Birthplace: Suffield, Conn.
With his father, he founded a smithy in upstate New York originally to manufacture farming tools. In 1816, Remington introduced a highly accurate rifle, the demand for which changed the focus of the business to firearms production. Eliphalet took over the business upon his father's death in 1828 and established a rifle factory in Ilion, New York. As the business prospered, Remington expanded the line to include a pistol. Government contracts for guns to fight the Mexican War fueled the growth of the firm, which soon included Eliphalet's three sons. They introduced a line of agricultural tools in 1856, but demand for firearms surged again with the Civil War. Upon Eliphalet's death, his son Philo took over the firm during the Civil War, in which the company again played a key role, and diversified the product line to include sewing machines (1870) and typewriters (1873), which were exhibited at the Centennial Exhibition in Philadelphia in 1876.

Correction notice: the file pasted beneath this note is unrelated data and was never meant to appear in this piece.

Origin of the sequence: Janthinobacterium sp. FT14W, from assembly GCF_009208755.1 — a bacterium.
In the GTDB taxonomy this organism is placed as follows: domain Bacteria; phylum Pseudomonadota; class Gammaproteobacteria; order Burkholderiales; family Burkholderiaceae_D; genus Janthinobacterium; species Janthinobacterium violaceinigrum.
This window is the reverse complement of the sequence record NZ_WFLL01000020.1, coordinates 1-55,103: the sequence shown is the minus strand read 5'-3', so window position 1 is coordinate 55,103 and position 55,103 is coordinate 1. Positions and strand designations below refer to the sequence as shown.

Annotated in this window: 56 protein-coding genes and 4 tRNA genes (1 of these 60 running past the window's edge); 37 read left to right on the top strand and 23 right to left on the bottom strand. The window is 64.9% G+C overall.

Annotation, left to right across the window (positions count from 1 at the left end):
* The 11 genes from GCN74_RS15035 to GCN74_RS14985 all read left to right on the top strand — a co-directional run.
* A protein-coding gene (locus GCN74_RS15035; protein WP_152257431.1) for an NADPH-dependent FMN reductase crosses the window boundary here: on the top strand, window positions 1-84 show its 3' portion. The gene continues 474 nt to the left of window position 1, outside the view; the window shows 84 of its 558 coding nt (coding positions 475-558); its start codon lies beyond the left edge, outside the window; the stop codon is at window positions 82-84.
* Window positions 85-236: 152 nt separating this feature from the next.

Birthplace: Litchfield, N.Y.